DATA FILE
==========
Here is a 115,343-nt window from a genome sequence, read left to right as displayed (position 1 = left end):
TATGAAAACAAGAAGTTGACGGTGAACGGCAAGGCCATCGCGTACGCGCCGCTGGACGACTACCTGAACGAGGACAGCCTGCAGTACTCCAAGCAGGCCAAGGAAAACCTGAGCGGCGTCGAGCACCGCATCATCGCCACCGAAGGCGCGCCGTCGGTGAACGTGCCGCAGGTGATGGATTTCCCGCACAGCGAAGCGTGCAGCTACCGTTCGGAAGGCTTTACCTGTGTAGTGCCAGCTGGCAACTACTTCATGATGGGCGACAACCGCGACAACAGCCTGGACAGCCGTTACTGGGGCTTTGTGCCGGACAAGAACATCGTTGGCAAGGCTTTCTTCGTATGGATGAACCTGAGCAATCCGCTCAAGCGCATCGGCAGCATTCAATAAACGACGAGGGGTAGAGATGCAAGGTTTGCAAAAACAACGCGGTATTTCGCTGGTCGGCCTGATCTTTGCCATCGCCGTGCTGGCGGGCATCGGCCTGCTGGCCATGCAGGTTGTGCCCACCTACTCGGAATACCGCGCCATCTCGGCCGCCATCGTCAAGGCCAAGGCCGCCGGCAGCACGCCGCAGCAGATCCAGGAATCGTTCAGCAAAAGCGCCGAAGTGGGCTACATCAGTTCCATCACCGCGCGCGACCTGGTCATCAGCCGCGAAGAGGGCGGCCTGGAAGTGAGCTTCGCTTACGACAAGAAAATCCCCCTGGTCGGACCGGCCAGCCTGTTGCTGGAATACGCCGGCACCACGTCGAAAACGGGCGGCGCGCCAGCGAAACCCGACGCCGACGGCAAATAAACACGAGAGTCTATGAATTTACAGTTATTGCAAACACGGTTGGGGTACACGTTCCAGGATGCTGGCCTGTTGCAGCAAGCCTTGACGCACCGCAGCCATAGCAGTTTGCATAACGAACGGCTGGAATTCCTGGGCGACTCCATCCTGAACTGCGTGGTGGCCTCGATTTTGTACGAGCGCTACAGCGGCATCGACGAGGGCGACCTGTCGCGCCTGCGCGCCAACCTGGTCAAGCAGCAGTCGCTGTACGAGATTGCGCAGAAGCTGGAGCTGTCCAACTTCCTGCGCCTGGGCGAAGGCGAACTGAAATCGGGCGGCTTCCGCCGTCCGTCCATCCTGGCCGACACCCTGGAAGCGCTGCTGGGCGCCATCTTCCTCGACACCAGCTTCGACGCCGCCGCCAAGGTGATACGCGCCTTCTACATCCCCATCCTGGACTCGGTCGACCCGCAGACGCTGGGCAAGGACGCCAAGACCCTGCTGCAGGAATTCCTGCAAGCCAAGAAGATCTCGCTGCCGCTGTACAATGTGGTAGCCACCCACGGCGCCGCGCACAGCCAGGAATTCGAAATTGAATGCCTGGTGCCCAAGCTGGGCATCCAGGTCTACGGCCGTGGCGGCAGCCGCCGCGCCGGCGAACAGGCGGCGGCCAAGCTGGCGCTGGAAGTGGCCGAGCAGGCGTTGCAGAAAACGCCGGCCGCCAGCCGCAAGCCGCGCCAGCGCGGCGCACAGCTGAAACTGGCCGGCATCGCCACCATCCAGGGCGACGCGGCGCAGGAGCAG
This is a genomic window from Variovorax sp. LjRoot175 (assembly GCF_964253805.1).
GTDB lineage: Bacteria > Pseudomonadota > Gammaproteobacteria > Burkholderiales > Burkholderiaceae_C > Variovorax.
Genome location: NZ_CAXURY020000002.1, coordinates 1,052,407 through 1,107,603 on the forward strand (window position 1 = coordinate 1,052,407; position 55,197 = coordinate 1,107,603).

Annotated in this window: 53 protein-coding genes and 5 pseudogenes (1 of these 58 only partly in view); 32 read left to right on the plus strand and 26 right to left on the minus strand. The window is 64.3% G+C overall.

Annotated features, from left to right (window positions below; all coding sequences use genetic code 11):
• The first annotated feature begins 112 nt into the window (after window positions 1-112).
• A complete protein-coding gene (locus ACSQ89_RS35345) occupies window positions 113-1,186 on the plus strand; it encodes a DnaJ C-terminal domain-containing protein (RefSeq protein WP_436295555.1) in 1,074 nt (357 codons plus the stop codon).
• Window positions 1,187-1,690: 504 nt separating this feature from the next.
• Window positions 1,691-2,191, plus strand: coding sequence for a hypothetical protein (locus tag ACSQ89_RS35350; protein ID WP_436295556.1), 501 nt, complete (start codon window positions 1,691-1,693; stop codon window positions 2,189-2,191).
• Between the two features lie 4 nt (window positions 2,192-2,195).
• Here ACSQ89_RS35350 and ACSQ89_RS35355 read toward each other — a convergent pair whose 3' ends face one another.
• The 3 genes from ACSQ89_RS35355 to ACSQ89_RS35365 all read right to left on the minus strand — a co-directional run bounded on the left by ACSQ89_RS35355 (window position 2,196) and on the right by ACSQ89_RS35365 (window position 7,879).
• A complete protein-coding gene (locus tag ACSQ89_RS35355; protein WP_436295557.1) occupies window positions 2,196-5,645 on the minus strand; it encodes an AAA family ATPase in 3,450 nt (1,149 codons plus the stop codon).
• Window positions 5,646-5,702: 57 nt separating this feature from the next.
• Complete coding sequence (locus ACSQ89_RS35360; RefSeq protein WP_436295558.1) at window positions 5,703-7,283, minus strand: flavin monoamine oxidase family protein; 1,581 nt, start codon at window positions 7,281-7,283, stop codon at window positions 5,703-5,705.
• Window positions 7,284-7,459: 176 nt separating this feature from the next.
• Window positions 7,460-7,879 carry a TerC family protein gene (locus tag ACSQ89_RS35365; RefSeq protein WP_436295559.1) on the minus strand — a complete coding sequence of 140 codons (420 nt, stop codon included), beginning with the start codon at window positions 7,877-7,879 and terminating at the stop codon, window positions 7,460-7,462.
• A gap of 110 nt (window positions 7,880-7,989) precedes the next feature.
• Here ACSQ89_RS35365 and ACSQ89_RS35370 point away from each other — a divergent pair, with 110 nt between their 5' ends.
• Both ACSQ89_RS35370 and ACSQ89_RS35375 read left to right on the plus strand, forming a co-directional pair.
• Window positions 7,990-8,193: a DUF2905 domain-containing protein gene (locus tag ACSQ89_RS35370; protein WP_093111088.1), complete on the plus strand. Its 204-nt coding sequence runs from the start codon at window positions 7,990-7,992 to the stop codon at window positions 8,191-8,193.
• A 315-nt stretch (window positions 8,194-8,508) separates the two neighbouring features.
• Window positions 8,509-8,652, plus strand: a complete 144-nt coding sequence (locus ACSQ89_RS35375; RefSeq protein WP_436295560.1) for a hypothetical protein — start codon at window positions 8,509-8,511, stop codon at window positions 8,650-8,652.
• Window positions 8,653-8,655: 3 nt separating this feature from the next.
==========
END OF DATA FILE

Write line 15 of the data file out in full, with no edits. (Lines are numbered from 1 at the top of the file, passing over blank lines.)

• A complete protein-coding gene (locus tag ACSQ89_RS35355; protein WP_436295557.1) occupies window positions 2,196-5,645 on the minus strand; it encodes an AAA family ATPase in 3,450 nt (1,149 codons plus the stop codon).